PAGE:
Whether you’re growing flowers, vegetables, or herbs, plenty of varieties will thrive in 4-6 hours of sunlight per day.
3) Using Very Good Soil
Sunlight isn’t the only factor determining how well a garden will do. Like growing Grass, Soil quality is also critical to germinating seeds. If possible, find a place in your yard with somewhat loose, dark soil, which is usually the best to grow.
Unlike sunlight, there’s much you can do to improve soil quality.
If your yard doesn’t have great soil, you can amend that with organic material like manure, composted grass clippings, or even store-bought garden soil.
You might also consider adding some coarse vermiculite since this will help the soil retain water and ensure your plants won’t become dehydrated on hot summer days.
4) Easy Access to Irrigation (Water)
Finally, you’ll want to select a spot you can water efficiently, as you can’t count on natural Rain to provide enough water – or often enough.
While it can be fun for your child to water seedlings with a watering can, using a hose or a sprinkler is much easier once the plants mature and need more water daily.
To keep gardening fun and easy, ensure you situate your garden near an established lawn sprinkler or in a spot you can reach with a garden hose.
Frequently Asked Questions (FAQ)
How Do You “Protect a Garden” From Animals?
When you start a garden, you’ll need a way to protect it from grazing animals like rabbits and deer. The most effective way to accomplish this is to put up a small fence around your garden to keep the animals from getting in the first place.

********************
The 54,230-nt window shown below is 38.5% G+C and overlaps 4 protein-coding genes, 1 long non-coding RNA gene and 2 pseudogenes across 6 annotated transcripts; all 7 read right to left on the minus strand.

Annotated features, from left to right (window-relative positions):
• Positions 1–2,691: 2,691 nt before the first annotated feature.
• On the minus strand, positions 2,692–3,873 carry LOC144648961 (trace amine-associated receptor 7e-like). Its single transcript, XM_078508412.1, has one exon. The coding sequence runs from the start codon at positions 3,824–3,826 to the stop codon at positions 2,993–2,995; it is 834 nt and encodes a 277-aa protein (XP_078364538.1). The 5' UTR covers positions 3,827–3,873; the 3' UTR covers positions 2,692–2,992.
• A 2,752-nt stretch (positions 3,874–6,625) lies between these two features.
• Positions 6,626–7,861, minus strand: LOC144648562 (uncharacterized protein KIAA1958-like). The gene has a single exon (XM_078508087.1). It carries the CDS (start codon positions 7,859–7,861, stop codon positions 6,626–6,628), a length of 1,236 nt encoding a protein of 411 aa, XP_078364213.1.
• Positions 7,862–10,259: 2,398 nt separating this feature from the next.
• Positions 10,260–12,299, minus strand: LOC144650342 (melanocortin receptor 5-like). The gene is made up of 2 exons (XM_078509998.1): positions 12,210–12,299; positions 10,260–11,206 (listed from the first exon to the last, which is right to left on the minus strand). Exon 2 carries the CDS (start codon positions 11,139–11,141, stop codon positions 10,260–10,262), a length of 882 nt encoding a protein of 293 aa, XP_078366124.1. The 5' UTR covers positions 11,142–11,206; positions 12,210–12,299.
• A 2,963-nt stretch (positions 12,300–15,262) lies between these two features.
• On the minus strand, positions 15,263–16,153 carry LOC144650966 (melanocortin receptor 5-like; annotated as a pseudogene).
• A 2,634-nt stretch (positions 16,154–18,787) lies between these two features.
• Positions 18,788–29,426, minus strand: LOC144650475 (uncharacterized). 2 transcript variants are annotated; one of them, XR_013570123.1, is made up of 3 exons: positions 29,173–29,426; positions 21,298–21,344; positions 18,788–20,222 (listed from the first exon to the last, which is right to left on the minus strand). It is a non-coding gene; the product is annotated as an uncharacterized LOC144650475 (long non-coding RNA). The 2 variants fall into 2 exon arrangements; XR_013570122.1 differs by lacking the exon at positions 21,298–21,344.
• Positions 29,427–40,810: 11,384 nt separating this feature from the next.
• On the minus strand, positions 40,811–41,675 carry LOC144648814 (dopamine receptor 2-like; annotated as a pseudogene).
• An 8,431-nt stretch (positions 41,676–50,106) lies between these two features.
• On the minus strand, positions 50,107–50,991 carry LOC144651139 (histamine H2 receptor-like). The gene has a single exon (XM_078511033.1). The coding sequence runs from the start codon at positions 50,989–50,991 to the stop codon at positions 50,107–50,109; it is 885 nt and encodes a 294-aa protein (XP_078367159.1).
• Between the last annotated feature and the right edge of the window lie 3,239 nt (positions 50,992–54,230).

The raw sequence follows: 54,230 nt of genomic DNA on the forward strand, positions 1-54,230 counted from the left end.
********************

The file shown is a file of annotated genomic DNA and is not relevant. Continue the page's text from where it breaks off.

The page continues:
A picket fence will keep out deer, but rabbits can usually squeeze through the gaps. Chain link fencing is adequate, but you must be willing to go to the work and expense of installing it.
For most home gardens, though, rudimentary chicken wire fencing attached to metal landscaping posts offers the best utility and affordability.
You can also spray a harmless chemical repellent around the perimeter of your garden to make it less appealing to animals for supplementary protection.
In addition, you may want to spray a weed killer around the fence perimeter to keep the weeds at bay. This article from Bob Villa will help you determine plants you thought were flowers but were weeds.
What’s a Good Size to Make a Kid’s Garden?
The garden size you want to make will depend on the work you’re willing to put in. Remember that gardening with toddlers can become a lot of work for the adults involved in the garden is too big, so keeping it small may be a good idea.
You also want the garden to be big enough for your kids to have plenty to do. Try a small garden of about 100 to 200 square feet for your first year, then expand it in the following years if you feel you and your kids can handle more.
One of the beauties of starting a garden with your kids is that it can grow as they grow!
What is the Best Time to Grow a Toddler Garden?
Like most gardens, the best time to plant a toddler garden is springtime, though early summer should be fine. If you’re starting into autumn or winter, you may want to use those cooler months to plan your garden, then plant the garden at the beginning of the next growing season.
Picking the right time of year to plant a garden will allow you to find suitable plants for kids to grow, figure out where you want your garden to be, buy the necessary supplies, and enjoy it until the snow flies.
In the meantime, consider getting your kids interested in raising plants by buying a few hardy indoor plants.
Some of the easiest indoor plants to maintain for kids are spider plants, succulents, and ferns.
These simple steps and garden tips should give you a good idea of how to start a garden for your toddler. From buying kids’ garden tools to helping your children lay out their new park, beginning a toddler garden can be a bit of work – or a lot of fun – depending on your outlook!
And, If you want to install plants that help keep mosquitos away – You might want to look at Citronella Plants.
Ultimately, we think you’ll find it worth the effort to garden with kids. The children will have a great time and spend more time outdoors -pursuing a healthy activity they can take pride in.
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Additional Reading and References: